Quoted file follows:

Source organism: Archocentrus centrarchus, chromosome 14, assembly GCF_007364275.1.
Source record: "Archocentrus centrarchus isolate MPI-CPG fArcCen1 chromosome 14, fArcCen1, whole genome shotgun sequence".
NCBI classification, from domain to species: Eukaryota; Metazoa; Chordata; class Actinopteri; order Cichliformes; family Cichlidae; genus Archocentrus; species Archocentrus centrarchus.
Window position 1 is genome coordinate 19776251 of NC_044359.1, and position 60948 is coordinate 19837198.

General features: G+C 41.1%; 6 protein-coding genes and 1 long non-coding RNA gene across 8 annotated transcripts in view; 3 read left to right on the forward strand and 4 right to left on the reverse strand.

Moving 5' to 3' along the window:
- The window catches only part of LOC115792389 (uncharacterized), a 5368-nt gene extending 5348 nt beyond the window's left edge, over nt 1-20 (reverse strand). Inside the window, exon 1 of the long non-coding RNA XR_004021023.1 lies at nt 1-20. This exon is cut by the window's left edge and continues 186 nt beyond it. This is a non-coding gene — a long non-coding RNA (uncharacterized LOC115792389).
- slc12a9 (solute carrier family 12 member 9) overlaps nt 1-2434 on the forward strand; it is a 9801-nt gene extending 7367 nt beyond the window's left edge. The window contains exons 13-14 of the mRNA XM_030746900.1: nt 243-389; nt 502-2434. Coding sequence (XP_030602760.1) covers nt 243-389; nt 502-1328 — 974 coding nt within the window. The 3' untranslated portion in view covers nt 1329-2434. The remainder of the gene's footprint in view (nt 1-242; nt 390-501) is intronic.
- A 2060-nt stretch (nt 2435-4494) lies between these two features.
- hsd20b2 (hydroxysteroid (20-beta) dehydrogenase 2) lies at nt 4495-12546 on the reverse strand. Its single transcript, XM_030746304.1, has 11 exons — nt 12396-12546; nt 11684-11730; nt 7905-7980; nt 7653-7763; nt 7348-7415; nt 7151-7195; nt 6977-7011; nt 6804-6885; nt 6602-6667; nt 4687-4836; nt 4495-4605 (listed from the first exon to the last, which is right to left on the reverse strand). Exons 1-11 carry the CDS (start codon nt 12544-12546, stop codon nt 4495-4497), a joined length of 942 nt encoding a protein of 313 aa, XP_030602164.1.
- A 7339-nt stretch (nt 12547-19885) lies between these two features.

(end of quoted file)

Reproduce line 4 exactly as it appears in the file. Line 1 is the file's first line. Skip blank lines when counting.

Window position 1 is genome coordinate 19776251 of NC_044359.1, and position 60948 is coordinate 19837198.